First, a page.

WASHINGTON — The Supreme Court took up the case of a small Southern California ink maker Tuesday to reconsider a nearly 60-year-old rule of antitrust law that affects industries including pharmaceuticals, auto parts and movies.
In the past, Congress and the high court have frowned upon companies that force buyers to purchase extra items as a condition of getting their product, a practice known as "tying." Since shortly after World War II, the justices have said tying is usually illegal when it involves patented or copyrighted products.
In the movie industry, for example, theater owners won rulings after complaining that they were forced to run studios' second-rate films as a condition of getting their copyrighted blockbusters.
That rule stands in jeopardy after Tuesday's argument. Most of the justices said they were inclined to make it harder for challengers to sue big companies that imposed tying requirements on their customers.
If so, the outcome could affect the giant aftermarket in replacement parts for products such as autos, computers and printers. If the court makes it much harder to win antitrust suits, some legal experts say it will encourage the makers of popular products to impose tying requirements on their customers.
The future of the drug industry could be affected as well. Pfizer, the pharmaceutical giant, has proposed marketing a new anti-cholesterol drug by combining it in one pill with its best-selling Lipitor, which is facing the loss of its patent protection. The legality of that arrangement may depend on the court's ruling.
The case that came before the high court began when Independent Ink Inc., based in Gardena, Calif, sued Trident Inc., the leading maker of printers for industrial uses, such as putting bar codes on products. Trident, a division of Illinois Tool Works, requires buyers of its patented printers to also buy its replacement ink.
Independent Ink says it sells the same ink for one-third as much, but cannot compete in the market because of Trident's tying deal.
"Their customers said to us, 'We would love to buy from you, but we can't,' " said Barry Brucker, chief executive of Independent Ink. "We're a $5-million-a-year company going up against a company that has $11 billion in sales per year. This is David versus Goliath."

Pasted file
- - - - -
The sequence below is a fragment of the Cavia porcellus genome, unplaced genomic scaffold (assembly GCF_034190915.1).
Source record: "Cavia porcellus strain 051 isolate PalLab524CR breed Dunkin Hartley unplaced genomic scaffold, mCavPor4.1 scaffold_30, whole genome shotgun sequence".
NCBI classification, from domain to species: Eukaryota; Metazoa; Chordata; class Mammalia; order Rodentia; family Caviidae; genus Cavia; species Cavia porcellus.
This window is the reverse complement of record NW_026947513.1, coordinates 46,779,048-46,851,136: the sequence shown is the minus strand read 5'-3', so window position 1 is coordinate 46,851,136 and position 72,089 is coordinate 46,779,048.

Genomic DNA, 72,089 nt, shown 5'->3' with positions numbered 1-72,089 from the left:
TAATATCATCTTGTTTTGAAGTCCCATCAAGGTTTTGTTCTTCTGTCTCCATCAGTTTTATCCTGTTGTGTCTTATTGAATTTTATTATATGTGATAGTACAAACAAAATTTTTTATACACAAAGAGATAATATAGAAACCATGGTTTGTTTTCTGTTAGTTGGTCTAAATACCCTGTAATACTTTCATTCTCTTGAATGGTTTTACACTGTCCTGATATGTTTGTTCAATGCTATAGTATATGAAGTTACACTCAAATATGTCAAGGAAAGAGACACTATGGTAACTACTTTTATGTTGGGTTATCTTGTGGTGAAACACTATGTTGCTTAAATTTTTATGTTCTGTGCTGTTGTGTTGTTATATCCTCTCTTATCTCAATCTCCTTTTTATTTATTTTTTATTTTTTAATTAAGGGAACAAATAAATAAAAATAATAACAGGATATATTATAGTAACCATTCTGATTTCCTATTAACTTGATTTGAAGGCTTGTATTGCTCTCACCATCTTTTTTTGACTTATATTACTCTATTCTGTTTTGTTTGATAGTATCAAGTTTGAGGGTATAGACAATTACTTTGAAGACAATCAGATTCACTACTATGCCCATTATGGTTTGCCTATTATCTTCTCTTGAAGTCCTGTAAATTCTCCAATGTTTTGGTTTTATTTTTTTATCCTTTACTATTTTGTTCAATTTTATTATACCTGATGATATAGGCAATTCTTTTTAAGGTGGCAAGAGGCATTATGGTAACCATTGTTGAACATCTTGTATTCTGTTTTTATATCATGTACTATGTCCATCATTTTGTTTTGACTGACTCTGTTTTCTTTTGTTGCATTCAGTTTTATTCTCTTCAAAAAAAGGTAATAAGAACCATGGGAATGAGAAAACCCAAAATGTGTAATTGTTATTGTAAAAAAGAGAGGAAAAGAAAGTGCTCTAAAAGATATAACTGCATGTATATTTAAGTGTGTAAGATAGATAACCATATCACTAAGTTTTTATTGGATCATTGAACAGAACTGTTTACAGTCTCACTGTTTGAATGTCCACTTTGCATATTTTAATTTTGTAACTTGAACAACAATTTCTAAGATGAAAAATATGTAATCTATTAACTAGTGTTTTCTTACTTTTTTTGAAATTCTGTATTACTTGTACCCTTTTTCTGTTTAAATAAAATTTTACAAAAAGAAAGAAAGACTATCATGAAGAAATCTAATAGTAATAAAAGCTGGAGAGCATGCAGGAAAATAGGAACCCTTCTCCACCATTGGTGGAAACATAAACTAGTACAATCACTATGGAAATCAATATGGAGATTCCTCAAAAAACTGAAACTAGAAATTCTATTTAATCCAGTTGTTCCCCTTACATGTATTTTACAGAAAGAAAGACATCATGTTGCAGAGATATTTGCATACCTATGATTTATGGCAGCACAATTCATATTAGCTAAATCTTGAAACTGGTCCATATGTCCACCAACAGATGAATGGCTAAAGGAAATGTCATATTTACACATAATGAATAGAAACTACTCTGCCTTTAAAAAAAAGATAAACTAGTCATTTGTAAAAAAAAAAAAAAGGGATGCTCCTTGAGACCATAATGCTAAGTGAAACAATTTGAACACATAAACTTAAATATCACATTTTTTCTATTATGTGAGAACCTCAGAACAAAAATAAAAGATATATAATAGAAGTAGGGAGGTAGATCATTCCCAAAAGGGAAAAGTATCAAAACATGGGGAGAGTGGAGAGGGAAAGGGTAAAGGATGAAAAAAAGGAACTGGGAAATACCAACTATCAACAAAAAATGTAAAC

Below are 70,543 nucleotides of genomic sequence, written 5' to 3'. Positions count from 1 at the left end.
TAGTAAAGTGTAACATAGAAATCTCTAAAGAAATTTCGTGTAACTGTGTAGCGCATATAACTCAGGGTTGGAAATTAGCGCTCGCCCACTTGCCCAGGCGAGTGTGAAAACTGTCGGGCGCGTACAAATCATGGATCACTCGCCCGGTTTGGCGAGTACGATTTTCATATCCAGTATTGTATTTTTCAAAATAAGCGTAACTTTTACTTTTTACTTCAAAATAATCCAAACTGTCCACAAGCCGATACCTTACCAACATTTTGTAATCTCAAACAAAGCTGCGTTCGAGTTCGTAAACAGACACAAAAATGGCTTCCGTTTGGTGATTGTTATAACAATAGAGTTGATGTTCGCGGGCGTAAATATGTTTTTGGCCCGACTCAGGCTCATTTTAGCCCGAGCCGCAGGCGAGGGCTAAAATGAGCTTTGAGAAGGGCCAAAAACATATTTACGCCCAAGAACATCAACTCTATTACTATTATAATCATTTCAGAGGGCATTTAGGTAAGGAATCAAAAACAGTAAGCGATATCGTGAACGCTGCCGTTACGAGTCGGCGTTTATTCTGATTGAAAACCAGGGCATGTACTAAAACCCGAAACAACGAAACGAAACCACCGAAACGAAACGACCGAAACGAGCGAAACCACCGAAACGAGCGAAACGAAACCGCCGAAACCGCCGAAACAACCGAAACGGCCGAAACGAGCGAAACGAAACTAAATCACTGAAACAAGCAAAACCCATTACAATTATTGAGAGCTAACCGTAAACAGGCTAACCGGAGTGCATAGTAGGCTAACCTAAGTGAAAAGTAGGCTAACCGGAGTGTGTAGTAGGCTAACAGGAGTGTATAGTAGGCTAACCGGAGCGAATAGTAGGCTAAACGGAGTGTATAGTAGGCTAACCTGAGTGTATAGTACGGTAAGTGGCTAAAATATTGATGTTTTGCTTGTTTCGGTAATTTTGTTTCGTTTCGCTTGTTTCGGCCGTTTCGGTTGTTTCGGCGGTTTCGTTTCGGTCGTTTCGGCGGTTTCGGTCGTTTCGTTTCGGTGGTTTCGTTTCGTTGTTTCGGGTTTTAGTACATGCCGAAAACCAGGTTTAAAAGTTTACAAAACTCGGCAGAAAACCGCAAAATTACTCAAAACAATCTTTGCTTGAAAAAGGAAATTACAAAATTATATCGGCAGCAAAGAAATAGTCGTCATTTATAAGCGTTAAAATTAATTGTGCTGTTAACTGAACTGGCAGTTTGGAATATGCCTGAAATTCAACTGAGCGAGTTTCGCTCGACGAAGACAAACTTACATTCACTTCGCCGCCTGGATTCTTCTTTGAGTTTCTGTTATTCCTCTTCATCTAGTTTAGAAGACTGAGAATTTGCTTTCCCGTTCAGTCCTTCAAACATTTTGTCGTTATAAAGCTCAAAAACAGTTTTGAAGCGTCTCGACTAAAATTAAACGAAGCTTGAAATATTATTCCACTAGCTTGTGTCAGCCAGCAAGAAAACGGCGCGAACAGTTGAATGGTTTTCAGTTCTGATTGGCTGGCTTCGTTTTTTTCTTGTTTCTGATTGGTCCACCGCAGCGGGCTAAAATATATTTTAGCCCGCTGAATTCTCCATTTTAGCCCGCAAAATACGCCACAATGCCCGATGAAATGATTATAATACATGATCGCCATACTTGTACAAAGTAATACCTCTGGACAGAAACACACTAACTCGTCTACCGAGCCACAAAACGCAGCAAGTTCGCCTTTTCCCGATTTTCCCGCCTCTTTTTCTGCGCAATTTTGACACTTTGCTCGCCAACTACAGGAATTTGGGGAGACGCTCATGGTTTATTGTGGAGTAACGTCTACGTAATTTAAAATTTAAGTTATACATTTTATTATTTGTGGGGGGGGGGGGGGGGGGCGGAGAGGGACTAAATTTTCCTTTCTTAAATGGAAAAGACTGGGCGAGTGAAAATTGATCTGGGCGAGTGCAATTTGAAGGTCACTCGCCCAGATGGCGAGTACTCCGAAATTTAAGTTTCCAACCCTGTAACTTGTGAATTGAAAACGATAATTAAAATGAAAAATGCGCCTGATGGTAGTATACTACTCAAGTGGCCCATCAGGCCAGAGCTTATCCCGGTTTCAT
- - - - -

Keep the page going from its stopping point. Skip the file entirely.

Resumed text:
In the Supreme Court on Tuesday, "Goliath" had some very big allies. Bush administration lawyers joined the case on the side of Trident and urged the Supreme Court to overturn past rulings that presumed patent holders had enough market power to force buyers to buy extra items.
"This is a relic.... There is no logical basis for such a presumption," said Andrew Pincus, a lawyer for Trident. Most patents were worthless, he said.
Deputy Solicitor Gen. Thomas Hungar said the presumption imposed a "litigation tax" on patent holders because it encouraged lawsuits.
He sidestepped a question on whether the ruling in this patent case would apply equally to copyright holders, an issue of great concern to the movie and software industries. Among those siding with Trident is the Motion Picture Assn. of America.
Chief Justice John G. Roberts Jr. and Justice John Paul Stevens asked whether the Bush administration had a larger goal of making it legal for companies to impose tying requirements on its buyers.
"We're going down a new road here. I'm curious about our destination," Stevens said.
Hungar replied that the administration had not taken a stand on the broader issue.
Stanford law professor Kathleen M. Sullivan, representing Independent Ink, urged the justices to preserve the long-standing rule that assumes patent holders have market power to force customers to buy extra products.
"It still makes sense," she said, particularly in the current case where the challenger wants to sell the same product for less. "It is bad for consumers" if companies can freely impose tying requirements on their customers, she added.
During the hourlong argument, most of the justices appeared to lean in favor of Trident. Normally, plaintiffs have to prove their claims. Why shouldn't plaintiffs like Independent Ink have to prove that companies such as Trident have the market power to force buyers to pay too much for extra products, such as replacement ink? they asked.
"We usually leave demonstration of market power to the plaintiff in the case," Justice Antonin Scalia said.
Sullivan replied that it was unfair to force small companies like Independent Ink to bear the burden of proving that a powerful patent holder like Trident had a type of monopoly power in its industry.
The justices will issue an opinion in the case of Illinois Tool Works vs. Independent Ink in several months.